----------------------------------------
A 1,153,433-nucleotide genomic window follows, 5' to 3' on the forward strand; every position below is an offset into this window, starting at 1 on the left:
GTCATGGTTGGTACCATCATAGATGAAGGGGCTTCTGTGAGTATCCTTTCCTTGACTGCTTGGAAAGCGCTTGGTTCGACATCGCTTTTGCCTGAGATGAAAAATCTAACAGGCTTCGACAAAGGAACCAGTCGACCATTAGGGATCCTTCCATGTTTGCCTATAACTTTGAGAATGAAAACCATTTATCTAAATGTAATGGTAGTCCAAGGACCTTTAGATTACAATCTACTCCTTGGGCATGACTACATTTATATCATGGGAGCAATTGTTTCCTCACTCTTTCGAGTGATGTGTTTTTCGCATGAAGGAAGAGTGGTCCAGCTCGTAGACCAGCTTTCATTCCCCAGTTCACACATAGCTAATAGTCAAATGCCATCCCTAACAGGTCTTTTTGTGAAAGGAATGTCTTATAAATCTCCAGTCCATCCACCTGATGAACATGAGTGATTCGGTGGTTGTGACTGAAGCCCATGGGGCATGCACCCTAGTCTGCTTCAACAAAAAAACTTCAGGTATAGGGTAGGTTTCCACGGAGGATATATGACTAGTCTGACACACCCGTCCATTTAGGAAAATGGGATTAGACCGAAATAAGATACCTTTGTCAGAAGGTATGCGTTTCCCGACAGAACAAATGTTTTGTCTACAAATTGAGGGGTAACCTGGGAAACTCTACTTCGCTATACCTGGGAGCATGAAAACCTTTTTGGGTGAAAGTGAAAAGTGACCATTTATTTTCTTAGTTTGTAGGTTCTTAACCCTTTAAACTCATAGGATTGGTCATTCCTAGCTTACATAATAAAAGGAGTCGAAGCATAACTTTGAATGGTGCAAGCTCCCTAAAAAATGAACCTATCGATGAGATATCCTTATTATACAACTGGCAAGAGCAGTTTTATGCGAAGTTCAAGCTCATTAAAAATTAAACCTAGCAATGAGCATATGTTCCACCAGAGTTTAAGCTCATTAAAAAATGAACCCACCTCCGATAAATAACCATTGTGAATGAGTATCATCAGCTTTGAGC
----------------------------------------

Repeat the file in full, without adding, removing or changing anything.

A 1,153,433-nucleotide genomic window follows, 5' to 3' on the forward strand; every position below is an offset into this window, starting at 1 on the left:
GTCATGGTTGGTACCATCATAGATGAAGGGGCTTCTGTGAGTATCCTTTCCTTGACTGCTTGGAAAGCGCTTGGTTCGACATCGCTTTTGCCTGAGATGAAAAATCTAACAGGCTTCGACAAAGGAACCAGTCGACCATTAGGGATCCTTCCATGTTTGCCTATAACTTTGAGAATGAAAACCATTTATCTAAATGTAATGGTAGTCCAAGGACCTTTAGATTACAATCTACTCCTTGGGCATGACTACATTTATATCATGGGAGCAATTGTTTCCTCACTCTTTCGAGTGATGTGTTTTTCGCATGAAGGAAGAGTGGTCCAGCTCGTAGACCAGCTTTCATTCCCCAGTTCACACATAGCTAATAGTCAAATGCCATCCCTAACAGGTCTTTTTGTGAAAGGAATGTCTTATAAATCTCCAGTCCATCCACCTGATGAACATGAGTGATTCGGTGGTTGTGACTGAAGCCCATGGGGCATGCACCCTAGTCTGCTTCAACAAAAAAACTTCAGGTATAGGGTAGGTTTCCACGGAGGATATATGACTAGTCTGACACACCCGTCCATTTAGGAAAATGGGATTAGACCGAAATAAGATACCTTTGTCAGAAGGTATGCGTTTCCCGACAGAACAAATGTTTTGTCTACAAATTGAGGGGTAACCTGGGAAACTCTACTTCGCTATACCTGGGAGCATGAAAACCTTTTTGGGTGAAAGTGAAAAGTGACCATTTATTTTCTTAGTTTGTAGGTTCTTAACCCTTTAAACTCATAGGATTGGTCATTCCTAGCTTACATAATAAAAGGAGTCGAAGCATAACTTTGAATGGTGCAAGCTCCCTAAAAAATGAACCTATCGATGAGATATCCTTATTATACAACTGGCAAGAGCAGTTTTATGCGAAGTTCAAGCTCATTAAAAATTAAACCTAGCAATGAGCATATGTTCCACCAGAGTTTAAGCTCATTAAAAAATGAACCCACCTCCGATAAATAACCATTGTGAATGAGTATCATCAGCTTTGAGC